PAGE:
USS Stickleback has become the third of four US Navy submarines lost since the end of World War Two to be located. It was found at a depth of 3.3km by the Lost 52 Project, led by US ocean explorer Tim Taylor.
The project, founded following Taylor’s first WW2 submarine discovery of USS R12, is dedicated to locating and documenting historic wreck-sites through “comprehensive 3D reality capture”. Taylor heads Tiburon Subsea, which hires out autonomous underwater vehicles (AUVs).
Stickleback (SS-415) was a 95m Balao-class submarine commissioned in March 1945. She set out from Guam to patrol the Sea of Japan in early August, but by the time she arrived the Hiroshima and Nagasaki atomic bombings had taken place and a ceasefire was declared soon afterwards.
The submarine was recommissioned the following year for training purposes, based in California. In 1953-54 she supported UN forces during the Korean War, before returning to training operations.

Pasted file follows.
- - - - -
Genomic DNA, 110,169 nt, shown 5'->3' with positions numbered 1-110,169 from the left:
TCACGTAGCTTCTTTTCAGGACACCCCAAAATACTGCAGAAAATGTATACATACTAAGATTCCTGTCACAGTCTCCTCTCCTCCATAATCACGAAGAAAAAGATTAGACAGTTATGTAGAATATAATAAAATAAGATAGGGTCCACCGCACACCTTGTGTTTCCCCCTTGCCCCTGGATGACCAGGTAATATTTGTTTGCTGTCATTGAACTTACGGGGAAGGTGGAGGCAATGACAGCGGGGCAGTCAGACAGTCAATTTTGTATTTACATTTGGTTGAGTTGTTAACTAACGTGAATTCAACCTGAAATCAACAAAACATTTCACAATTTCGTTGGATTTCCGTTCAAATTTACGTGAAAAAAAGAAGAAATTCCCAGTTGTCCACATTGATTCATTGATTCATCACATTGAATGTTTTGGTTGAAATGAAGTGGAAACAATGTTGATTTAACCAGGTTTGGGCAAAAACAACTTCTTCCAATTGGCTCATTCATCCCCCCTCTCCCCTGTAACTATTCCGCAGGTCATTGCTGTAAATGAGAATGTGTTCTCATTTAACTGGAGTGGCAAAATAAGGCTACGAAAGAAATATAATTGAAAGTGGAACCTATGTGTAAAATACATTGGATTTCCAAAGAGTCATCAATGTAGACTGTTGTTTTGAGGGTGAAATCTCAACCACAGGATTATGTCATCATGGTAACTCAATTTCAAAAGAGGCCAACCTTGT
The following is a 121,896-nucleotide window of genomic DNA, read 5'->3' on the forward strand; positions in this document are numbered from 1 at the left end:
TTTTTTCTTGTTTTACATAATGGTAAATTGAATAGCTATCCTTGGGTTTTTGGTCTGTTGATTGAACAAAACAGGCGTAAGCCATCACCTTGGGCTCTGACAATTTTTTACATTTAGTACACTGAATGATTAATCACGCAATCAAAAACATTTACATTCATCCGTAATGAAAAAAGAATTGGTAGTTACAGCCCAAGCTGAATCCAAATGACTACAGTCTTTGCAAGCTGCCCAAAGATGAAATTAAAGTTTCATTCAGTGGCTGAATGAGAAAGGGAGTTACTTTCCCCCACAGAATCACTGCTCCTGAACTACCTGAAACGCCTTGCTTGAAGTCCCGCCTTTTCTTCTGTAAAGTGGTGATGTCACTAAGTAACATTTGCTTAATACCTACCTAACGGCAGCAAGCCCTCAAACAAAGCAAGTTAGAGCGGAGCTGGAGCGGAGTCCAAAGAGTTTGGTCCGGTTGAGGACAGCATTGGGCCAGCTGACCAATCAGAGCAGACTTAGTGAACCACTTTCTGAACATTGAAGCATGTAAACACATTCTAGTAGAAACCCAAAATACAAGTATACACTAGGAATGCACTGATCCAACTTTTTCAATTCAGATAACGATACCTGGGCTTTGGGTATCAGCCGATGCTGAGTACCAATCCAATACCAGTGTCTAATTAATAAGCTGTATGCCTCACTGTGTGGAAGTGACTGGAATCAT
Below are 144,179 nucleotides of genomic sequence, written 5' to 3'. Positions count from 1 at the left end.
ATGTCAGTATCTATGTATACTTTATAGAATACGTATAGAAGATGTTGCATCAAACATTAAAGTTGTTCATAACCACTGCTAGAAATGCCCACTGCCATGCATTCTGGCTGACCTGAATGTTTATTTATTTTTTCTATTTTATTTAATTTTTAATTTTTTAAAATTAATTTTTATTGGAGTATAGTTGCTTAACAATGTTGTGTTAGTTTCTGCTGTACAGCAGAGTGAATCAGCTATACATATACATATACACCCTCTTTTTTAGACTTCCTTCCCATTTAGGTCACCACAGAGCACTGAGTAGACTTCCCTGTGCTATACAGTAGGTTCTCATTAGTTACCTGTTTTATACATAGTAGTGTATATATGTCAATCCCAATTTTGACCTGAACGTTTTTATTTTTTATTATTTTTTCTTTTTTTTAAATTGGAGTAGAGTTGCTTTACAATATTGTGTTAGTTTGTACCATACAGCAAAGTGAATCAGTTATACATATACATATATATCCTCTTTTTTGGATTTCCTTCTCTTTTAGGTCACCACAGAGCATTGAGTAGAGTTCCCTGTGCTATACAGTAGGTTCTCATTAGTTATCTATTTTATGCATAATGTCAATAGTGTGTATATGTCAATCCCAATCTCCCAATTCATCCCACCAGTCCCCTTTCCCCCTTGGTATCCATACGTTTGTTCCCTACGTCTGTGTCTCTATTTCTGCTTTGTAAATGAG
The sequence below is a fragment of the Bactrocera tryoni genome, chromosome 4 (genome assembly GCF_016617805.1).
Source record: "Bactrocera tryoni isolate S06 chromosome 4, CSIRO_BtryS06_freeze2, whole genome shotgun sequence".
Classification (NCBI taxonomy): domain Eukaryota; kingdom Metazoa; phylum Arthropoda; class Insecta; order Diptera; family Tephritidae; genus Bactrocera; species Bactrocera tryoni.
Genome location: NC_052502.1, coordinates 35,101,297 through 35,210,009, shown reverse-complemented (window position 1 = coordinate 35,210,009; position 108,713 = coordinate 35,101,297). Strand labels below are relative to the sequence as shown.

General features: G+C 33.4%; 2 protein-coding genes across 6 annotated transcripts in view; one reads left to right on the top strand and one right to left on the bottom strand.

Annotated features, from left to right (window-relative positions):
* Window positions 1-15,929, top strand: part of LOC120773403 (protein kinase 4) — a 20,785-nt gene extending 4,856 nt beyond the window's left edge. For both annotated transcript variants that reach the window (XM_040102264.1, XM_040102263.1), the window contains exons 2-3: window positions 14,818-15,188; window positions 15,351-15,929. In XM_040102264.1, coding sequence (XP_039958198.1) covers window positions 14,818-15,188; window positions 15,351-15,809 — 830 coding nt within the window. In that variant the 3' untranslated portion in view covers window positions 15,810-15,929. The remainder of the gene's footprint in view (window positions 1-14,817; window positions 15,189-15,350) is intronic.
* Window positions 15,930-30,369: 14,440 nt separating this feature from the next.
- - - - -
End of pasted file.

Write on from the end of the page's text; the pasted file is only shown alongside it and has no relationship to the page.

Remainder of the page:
On 28 May, 1958, she was taking part in anti-submarine warfare exercises with destroyer-escort USS Silverstein and a torpedo-retriever in Hawaiian waters.
Having completed a simulated torpedo run on Silverstein, Stickleback was diving to a safe depth when she lost power and breached, only some 180m ahead of the ship. Silverstein hit the submarine, holing her on her port side.